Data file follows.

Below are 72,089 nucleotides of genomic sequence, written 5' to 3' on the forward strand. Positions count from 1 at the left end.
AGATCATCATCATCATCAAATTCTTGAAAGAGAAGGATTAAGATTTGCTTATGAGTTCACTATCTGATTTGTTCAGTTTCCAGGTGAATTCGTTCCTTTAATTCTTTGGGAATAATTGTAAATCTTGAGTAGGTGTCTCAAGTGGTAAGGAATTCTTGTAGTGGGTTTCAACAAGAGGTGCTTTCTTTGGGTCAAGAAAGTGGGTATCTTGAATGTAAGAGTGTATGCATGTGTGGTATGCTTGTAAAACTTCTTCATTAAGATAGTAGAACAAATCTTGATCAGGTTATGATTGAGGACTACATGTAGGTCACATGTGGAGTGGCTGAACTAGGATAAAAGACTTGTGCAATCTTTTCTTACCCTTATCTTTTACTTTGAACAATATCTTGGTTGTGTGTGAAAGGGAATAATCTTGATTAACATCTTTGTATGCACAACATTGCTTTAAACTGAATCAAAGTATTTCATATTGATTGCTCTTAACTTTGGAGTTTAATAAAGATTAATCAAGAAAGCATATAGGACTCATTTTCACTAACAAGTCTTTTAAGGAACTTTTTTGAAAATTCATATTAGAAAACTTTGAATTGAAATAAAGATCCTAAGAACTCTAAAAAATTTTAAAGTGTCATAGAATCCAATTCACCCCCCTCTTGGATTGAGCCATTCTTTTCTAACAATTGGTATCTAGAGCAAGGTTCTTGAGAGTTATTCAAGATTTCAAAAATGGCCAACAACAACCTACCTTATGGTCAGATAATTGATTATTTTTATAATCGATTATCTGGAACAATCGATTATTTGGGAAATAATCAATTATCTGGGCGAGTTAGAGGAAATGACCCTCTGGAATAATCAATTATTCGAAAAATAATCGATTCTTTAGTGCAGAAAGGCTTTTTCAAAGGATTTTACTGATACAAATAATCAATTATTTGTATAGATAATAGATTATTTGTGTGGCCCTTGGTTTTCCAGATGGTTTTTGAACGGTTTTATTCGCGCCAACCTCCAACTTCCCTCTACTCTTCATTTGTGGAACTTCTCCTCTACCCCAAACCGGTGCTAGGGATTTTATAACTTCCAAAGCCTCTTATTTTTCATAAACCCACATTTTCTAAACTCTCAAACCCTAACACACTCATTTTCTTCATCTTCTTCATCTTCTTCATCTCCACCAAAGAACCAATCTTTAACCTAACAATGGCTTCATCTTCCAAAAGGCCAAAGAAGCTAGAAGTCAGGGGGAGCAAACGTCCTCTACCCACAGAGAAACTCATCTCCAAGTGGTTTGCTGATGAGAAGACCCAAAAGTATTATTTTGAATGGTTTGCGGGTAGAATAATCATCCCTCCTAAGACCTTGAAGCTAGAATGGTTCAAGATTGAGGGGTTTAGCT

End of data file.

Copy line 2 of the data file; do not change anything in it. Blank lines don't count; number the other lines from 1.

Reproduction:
AGATCATCATCATCATCAAATTCTTGAAAGAGAAGGATTAAGATTTGCTTATGAGTTCACTATCTGATTTGTTCAGTTTCCAGGTGAATTCGTTCCTTTAATTCTTTGGGAATAATTGTAAATCTTGAGTAGGTGTCTCAAGTGGTAAGGAATTCTTGTAGTGGGTTTCAACAAGAGGTGCTTTCTTTGGGTCAAGAAAGTGGGTATCTTGAATGTAAGAGTGTATGCATGTGTGGTATGCTTGTAAAACTTCTTCATTAAGATAGTAGAACAAATCTTGATCAGGTTATGATTGAGGACTACATGTAGGTCACATGTGGAGTGGCTGAACTAGGATAAAAGACTTGTGCAATCTTTTCTTACCCTTATCTTTTACTTTGAACAATATCTTGGTTGTGTGTGAAAGGGAATAATCTTGATTAACATCTTTGTATGCACAACATTGCTTTAAACTGAATCAAAGTATTTCATATTGATTGCTCTTAACTTTGGAGTTTAATAAAGATTAATCAAGAAAGCATATAGGACTCATTTTCACTAACAAGTCTTTTAAGGAACTTTTTTGAAAATTCATATTAGAAAACTTTGAATTGAAATAAAGATCCTAAGAACTCTAAAAAATTTTAAAGTGTCATAGAATCCAATTCACCCCCCTCTTGGATTGAGCCATTCTTTTCTAACAATTGGTATCTAGAGCAAGGTTCTTGAGAGTTATTCAAGATTTCAAAAATGGCCAACAACAACCTACCTTATGGTCAGATAATTGATTATTTTTATAATCGATTATCTGGAACAATCGATTATTTGGGAAATAATCAATTATCTGGGCGAGTTAGAGGAAATGACCCTCTGGAATAATCAATTATTCGAAAAATAATCGATTCTTTAGTGCAGAAAGGCTTTTTCAAAGGATTTTACTGATACAAATAATCAATTATTTGTATAGATAATAGATTATTTGTGTGGCCCTTGGTTTTCCAGATGGTTTTTGAACGGTTTTATTCGCGCCAACCTCCAACTTCCCTCTACTCTTCATTTGTGGAACTTCTCCTCTACCCCAAACCGGTGCTAGGGATTTTATAACTTCCAAAGCCTCTTATTTTTCATAAACCCACATTTTCTAAACTCTCAAACCCTAACACACTCATTTTCTTCATCTTCTTCATCTTCTTCATCTCCACCAAAGAACCAATCTTTAACCTAACAATGGCTTCATCTTCCAAAAGGCCAAAGAAGCTAGAAGTCAGGGGGAGCAAACGTCCTCTACCCACAGAGAAACTCATCTCCAAGTGGTTTGCTGATGAGAAGACCCAAAAGTATTATTTTGAATGGTTTGCGGGTAGAATAATCATCCCTCCTAAGACCTTGAAGCTAGAATGGTTCAAGATTGAGGGGTTTAGCT